Discernment is not created in God’s people by brokenness, humility, reverence, and repentance. It is created by biblical truth and the application of truth by the power of the Holy Spirit to our hearts and minds. When that happens, then the brokenness, humility, reverence, and repentance will have the strong fiber of the full counsel of God in them. They will be profoundly Christian and not merely religious and emotional and psychological.

August 13, 2008

Book Notice: Unveiling Witchcraft

Anatoli Wasswa and Henry Ford Miirima, Unveiling Witchcraft (Kisubi, Uganda: Marianum Press, 2006), 361 pp. Illustrated.

Though witchcraft is often mentioned in East Africa, it is more widely feared than subjected to critical study. Nevertheless, one recent book by Ugandans offers first-person research on witchcraft throughout the region. Wasswa is a Catholic priest and herbalist, while Miirima is a veteran local journalist. Together they have produced the only detailed examination of witchcraft currently available in Kampala’s general-interest bookstores. While I have not yet read it and thus cannot assess its level of scholarship, Unveiling Witchcraft is a noteworthy study of an important but much-neglected topic.

From the back cover:
Unveiling Witchcraft is a very provocative book about witchcraft, a hitherto taboo subject. The publication is important in exposing witchcraft as practised by the witch-doctors.

Witch-craft, which is considered a religion by different peoples worldwide, is the veneration or worshiping (okusamira) of ancestral spirits (bajjajja). Over 1000 years ago witchcraft became a culture or a lifestyle of peoples mostly in Africa. Ancestral spirits in Buganda and Bunyoro-Kitara mean a host of things, such as, lubaale, emizimu, amayeme, emisambwa, ebyookola, etc. In the English language all these are called "Spirits."

By making a bold venture into unveiling witchcraft’s lies and tricks by witch-doctors, the co-authors have opened a new chapter in Uganda particularly and in Africa generally with penetrating insights into traditional religions.

Publisher contact:
Marianum Press

August 11, 2008

Working Together With Stand to Reason

In East Africa, we often have Christians asking us for more resources to help equip them to defend our faith. While the development and translation of new materials is something that will have to wait until our ministry begins full-time in Uganda, we have been blessed to find other apologetics ministries with a global vision willing to help Africans now.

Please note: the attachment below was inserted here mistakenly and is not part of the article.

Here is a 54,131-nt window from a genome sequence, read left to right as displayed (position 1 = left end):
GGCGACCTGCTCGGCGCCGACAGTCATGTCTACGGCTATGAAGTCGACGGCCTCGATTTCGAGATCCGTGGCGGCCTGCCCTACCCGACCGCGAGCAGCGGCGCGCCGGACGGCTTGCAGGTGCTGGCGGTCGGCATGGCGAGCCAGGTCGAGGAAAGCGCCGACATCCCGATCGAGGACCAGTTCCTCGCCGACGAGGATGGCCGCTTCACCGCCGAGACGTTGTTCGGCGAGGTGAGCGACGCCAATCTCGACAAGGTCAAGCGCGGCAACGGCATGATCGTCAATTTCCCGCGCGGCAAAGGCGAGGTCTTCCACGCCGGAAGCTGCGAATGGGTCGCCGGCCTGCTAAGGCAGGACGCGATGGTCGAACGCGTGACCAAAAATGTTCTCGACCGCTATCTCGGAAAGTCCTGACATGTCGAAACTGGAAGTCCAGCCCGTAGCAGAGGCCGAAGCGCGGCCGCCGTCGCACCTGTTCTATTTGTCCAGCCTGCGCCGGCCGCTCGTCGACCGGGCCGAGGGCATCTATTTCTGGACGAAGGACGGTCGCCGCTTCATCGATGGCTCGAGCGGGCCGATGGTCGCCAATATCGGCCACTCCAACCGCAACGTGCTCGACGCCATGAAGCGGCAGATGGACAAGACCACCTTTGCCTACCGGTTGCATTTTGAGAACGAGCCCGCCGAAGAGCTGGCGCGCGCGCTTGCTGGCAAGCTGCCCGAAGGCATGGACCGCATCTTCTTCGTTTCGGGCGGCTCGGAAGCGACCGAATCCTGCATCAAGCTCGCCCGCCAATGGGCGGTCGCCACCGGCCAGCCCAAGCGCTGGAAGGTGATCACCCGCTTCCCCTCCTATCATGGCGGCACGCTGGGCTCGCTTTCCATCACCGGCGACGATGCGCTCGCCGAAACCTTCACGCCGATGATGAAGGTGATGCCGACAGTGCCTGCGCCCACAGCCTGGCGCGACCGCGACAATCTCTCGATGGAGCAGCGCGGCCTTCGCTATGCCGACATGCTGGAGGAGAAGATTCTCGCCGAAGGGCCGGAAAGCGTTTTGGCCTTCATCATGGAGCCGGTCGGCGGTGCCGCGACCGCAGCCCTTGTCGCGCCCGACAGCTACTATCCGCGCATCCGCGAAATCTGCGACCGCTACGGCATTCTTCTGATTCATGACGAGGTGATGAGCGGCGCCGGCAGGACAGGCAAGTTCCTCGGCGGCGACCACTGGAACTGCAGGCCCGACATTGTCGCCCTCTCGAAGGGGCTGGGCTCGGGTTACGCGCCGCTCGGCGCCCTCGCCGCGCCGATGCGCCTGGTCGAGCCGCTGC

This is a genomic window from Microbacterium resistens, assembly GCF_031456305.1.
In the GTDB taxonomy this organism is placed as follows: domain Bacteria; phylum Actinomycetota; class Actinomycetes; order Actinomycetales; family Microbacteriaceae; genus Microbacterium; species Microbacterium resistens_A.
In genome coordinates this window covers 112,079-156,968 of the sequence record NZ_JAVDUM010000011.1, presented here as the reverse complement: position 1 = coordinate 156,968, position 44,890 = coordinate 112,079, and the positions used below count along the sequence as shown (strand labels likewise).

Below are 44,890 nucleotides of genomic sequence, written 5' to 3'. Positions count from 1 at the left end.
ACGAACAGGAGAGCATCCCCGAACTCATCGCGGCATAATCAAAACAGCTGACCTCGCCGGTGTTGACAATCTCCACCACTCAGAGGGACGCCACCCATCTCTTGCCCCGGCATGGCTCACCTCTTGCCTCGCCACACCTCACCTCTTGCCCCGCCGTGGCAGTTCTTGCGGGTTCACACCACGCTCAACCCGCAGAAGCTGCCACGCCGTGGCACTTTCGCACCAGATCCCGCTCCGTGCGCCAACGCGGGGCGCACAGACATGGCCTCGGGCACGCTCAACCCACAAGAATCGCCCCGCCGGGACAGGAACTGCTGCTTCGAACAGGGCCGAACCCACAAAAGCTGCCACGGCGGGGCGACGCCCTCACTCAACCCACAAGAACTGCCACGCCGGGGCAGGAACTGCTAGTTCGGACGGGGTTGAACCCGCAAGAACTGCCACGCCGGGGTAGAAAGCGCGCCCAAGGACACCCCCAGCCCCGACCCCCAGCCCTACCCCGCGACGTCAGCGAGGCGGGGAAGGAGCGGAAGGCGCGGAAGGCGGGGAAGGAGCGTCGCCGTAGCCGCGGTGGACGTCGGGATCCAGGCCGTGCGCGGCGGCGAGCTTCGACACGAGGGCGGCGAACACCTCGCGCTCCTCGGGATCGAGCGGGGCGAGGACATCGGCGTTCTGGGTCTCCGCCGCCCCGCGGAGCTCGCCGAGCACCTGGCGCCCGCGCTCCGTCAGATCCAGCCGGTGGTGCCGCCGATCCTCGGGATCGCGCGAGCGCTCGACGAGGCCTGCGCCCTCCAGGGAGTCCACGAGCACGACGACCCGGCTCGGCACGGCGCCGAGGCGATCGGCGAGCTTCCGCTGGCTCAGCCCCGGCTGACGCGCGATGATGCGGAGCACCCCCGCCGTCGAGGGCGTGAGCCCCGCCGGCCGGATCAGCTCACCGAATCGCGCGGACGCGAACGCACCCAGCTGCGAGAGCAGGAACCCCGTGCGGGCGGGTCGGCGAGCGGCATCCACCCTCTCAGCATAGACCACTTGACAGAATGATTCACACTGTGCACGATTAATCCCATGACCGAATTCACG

One ministry that has been very helpful is Stand to Reason (STR). Founded by Greg Koukl, STR is an organization dedicated to training Christians to think more clearly about their faith and to make an even-handed, incisive, yet gracious defense for classical Christianity and classical Christian values in the public square. On a personal note, I would like to point out how important this ministry has been in my own spiritual growth. I still have old cassette tapes from Koukl on the Trinity, the relationship between grace and works, and decision making and the will of God. I have also read Solid Ground for years. STR has been a blessing to thousands of believers throughout America.

STR Resource CDSo you can imagine my excitement when I heard of their willingness to partner with us as we seek to advance biblical discernment in Africa. Over the last several months, we have been working together to make a CD-ROM that will help Ugandans to grow in their knowledge of God's Word and to defend Christianity against falsehood. The result is a self-contained CD, including all of the contents of their web site in PDF format, MP3s of some of their most critical audio resources, and even QuickTime videos answering fundamental questions about Jesus.